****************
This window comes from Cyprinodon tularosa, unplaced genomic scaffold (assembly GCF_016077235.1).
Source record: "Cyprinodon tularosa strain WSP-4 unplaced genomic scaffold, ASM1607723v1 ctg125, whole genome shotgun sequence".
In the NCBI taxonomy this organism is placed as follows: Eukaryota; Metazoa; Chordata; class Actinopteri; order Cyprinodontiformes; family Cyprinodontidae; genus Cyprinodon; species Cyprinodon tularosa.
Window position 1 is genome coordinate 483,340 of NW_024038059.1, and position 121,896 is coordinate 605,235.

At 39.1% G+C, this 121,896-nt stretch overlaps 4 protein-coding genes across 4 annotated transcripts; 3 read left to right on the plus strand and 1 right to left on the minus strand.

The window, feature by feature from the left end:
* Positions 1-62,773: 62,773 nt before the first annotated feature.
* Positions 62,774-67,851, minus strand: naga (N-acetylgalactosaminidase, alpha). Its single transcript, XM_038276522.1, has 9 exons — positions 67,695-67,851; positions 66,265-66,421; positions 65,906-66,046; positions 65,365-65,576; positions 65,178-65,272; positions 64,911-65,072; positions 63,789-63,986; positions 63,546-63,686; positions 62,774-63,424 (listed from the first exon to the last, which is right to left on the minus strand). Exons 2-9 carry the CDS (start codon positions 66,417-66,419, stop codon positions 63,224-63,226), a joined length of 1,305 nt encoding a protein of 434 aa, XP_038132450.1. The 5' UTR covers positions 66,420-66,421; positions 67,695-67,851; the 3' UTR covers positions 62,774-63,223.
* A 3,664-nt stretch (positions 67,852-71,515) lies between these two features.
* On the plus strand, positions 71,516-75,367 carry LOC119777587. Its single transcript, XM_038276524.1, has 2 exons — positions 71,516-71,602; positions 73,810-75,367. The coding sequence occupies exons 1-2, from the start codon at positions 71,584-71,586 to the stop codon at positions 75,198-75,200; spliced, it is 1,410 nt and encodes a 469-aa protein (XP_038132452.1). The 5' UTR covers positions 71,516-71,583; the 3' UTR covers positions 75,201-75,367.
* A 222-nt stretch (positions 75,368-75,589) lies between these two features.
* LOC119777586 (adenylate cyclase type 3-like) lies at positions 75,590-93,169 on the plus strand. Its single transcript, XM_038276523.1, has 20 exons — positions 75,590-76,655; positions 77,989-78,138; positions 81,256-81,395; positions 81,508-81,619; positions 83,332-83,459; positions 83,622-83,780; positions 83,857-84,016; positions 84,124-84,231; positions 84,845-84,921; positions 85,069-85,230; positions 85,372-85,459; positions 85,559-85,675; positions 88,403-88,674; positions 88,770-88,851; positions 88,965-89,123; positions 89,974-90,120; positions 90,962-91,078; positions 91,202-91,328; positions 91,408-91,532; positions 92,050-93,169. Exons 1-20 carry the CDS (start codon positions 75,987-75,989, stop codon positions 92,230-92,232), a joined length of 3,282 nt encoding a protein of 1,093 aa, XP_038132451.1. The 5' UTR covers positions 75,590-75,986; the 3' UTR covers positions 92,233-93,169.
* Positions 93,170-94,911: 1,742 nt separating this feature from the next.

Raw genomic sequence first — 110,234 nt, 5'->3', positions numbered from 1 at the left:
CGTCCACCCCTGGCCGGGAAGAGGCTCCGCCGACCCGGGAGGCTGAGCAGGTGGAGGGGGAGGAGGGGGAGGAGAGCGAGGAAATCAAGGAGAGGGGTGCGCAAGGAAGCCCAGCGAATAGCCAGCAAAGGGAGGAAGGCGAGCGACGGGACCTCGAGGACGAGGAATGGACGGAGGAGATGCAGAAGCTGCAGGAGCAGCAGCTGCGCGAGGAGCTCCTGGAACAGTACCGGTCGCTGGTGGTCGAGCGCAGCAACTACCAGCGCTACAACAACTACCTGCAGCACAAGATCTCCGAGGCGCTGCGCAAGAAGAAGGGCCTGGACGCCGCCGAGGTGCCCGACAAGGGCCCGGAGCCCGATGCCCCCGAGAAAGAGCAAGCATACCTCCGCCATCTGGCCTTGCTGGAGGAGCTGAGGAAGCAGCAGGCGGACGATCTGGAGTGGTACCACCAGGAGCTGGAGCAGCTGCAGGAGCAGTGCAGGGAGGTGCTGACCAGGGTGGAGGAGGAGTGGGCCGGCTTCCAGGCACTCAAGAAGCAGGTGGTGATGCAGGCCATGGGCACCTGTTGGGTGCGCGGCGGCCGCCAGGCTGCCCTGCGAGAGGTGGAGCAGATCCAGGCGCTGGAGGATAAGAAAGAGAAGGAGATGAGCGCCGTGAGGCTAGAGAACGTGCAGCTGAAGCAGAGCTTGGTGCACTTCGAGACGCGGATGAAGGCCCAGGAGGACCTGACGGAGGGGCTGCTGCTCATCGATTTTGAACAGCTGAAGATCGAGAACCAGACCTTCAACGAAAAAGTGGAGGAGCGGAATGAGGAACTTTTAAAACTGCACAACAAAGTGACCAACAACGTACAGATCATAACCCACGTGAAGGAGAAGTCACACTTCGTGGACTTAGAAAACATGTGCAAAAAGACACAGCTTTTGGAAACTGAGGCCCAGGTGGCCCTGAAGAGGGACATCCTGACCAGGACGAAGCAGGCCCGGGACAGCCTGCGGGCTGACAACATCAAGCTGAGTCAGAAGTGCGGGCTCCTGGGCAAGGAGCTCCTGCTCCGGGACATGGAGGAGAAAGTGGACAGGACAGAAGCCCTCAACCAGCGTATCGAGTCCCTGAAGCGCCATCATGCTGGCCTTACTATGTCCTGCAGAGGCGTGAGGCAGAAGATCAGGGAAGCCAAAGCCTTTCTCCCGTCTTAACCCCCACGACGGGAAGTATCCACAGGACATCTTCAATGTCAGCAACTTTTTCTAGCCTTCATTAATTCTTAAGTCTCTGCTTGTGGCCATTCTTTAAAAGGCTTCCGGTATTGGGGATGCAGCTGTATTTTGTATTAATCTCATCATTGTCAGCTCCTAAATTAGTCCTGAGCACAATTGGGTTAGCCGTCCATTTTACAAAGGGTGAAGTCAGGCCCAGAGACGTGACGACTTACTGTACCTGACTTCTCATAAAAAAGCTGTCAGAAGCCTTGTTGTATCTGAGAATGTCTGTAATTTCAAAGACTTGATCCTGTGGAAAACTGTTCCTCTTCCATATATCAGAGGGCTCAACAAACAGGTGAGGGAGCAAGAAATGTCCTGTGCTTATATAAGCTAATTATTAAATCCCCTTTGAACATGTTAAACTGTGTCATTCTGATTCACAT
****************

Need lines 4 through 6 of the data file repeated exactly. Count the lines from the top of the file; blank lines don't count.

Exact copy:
Window position 1 is genome coordinate 483,340 of NW_024038059.1, and position 121,896 is coordinate 605,235.

At 39.1% G+C, this 121,896-nt stretch overlaps 4 protein-coding genes across 4 annotated transcripts; 3 read left to right on the plus strand and 1 right to left on the minus strand.

The window, feature by feature from the left end: